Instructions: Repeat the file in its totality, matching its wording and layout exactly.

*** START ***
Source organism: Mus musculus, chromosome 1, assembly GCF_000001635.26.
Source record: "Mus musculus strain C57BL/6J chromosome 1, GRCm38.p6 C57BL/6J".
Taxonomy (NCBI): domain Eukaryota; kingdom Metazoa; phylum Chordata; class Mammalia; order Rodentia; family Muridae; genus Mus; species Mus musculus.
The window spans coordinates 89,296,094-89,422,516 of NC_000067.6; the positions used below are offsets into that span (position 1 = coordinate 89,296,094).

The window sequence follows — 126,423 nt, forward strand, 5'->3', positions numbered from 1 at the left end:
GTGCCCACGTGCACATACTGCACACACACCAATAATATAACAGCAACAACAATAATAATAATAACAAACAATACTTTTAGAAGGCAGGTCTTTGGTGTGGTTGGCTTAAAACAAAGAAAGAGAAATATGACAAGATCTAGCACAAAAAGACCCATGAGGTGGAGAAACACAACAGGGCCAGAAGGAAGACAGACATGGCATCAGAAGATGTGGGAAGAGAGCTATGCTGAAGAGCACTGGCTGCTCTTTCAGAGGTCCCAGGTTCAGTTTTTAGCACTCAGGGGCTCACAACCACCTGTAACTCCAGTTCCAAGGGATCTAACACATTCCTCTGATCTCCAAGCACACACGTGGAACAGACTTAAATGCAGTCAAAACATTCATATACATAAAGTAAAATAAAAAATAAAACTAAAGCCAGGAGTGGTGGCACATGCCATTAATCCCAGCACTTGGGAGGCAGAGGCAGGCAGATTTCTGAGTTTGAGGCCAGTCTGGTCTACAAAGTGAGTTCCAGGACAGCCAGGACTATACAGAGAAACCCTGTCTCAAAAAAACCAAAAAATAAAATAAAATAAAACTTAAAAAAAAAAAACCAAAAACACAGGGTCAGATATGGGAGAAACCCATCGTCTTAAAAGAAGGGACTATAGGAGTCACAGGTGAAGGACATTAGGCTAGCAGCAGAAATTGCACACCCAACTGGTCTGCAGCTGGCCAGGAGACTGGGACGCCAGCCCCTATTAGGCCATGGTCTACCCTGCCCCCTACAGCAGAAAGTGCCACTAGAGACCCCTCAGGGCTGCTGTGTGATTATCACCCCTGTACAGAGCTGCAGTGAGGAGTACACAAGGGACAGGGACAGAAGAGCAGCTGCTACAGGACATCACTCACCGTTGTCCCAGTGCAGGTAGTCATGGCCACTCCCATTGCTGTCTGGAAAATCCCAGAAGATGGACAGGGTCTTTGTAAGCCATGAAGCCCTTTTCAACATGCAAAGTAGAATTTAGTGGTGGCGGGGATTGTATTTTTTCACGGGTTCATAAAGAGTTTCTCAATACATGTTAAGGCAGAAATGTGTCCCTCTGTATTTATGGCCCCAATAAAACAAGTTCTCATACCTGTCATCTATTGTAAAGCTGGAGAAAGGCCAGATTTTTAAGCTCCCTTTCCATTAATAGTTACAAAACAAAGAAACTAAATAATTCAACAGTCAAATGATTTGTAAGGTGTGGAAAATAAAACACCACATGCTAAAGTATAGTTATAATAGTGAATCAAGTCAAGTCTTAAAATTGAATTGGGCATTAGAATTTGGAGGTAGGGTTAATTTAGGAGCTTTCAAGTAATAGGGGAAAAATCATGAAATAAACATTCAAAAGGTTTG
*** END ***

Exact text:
Source organism: Mus musculus, chromosome 1, assembly GCF_000001635.26.
Source record: "Mus musculus strain C57BL/6J chromosome 1, GRCm38.p6 C57BL/6J".
Taxonomy (NCBI): domain Eukaryota; kingdom Metazoa; phylum Chordata; class Mammalia; order Rodentia; family Muridae; genus Mus; species Mus musculus.
The window spans coordinates 89,296,094-89,422,516 of NC_000067.6; the positions used below are offsets into that span (position 1 = coordinate 89,296,094).

The window sequence follows — 126,423 nt, forward strand, 5'->3', positions numbered from 1 at the left end:
GTGCCCACGTGCACATACTGCACACACACCAATAATATAACAGCAACAACAATAATAATAATAACAAACAATACTTTTAGAAGGCAGGTCTTTGGTGTGGTTGGCTTAAAACAAAGAAAGAGAAATATGACAAGATCTAGCACAAAAAGACCCATGAGGTGGAGAAACACAACAGGGCCAGAAGGAAGACAGACATGGCATCAGAAGATGTGGGAAGAGAGCTATGCTGAAGAGCACTGGCTGCTCTTTCAGAGGTCCCAGGTTCAGTTTTTAGCACTCAGGGGCTCACAACCACCTGTAACTCCAGTTCCAAGGGATCTAACACATTCCTCTGATCTCCAAGCACACACGTGGAACAGACTTAAATGCAGTCAAAACATTCATATACATAAAGTAAAATAAAAAATAAAACTAAAGCCAGGAGTGGTGGCACATGCCATTAATCCCAGCACTTGGGAGGCAGAGGCAGGCAGATTTCTGAGTTTGAGGCCAGTCTGGTCTACAAAGTGAGTTCCAGGACAGCCAGGACTATACAGAGAAACCCTGTCTCAAAAAAACCAAAAAATAAAATAAAATAAAACTTAAAAAAAAAAAACCAAAAACACAGGGTCAGATATGGGAGAAACCCATCGTCTTAAAAGAAGGGACTATAGGAGTCACAGGTGAAGGACATTAGGCTAGCAGCAGAAATTGCACACCCAACTGGTCTGCAGCTGGCCAGGAGACTGGGACGCCAGCCCCTATTAGGCCATGGTCTACCCTGCCCCCTACAGCAGAAAGTGCCACTAGAGACCCCTCAGGGCTGCTGTGTGATTATCACCCCTGTACAGAGCTGCAGTGAGGAGTACACAAGGGACAGGGACAGAAGAGCAGCTGCTACAGGACATCACTCACCGTTGTCCCAGTGCAGGTAGTCATGGCCACTCCCATTGCTGTCTGGAAAATCCCAGAAGATGGACAGGGTCTTTGTAAGCCATGAAGCCCTTTTCAACATGCAAAGTAGAATTTAGTGGTGGCGGGGATTGTATTTTTTCACGGGTTCATAAAGAGTTTCTCAATACATGTTAAGGCAGAAATGTGTCCCTCTGTATTTATGGCCCCAATAAAACAAGTTCTCATACCTGTCATCTATTGTAAAGCTGGAGAAAGGCCAGATTTTTAAGCTCCCTTTCCATTAATAGTTACAAAACAAAGAAACTAAATAATTCAACAGTCAAATGATTTGTAAGGTGTGGAAAATAAAACACCACATGCTAAAGTATAGTTATAATAGTGAATCAAGTCAAGTCTTAAAATTGAATTGGGCATTAGAATTTGGAGGTAGGGTTAATTTAGGAGCTTTCAAGTAATAGGGGAAAAATCATGAAATAAACATTCAAAAGGTTTG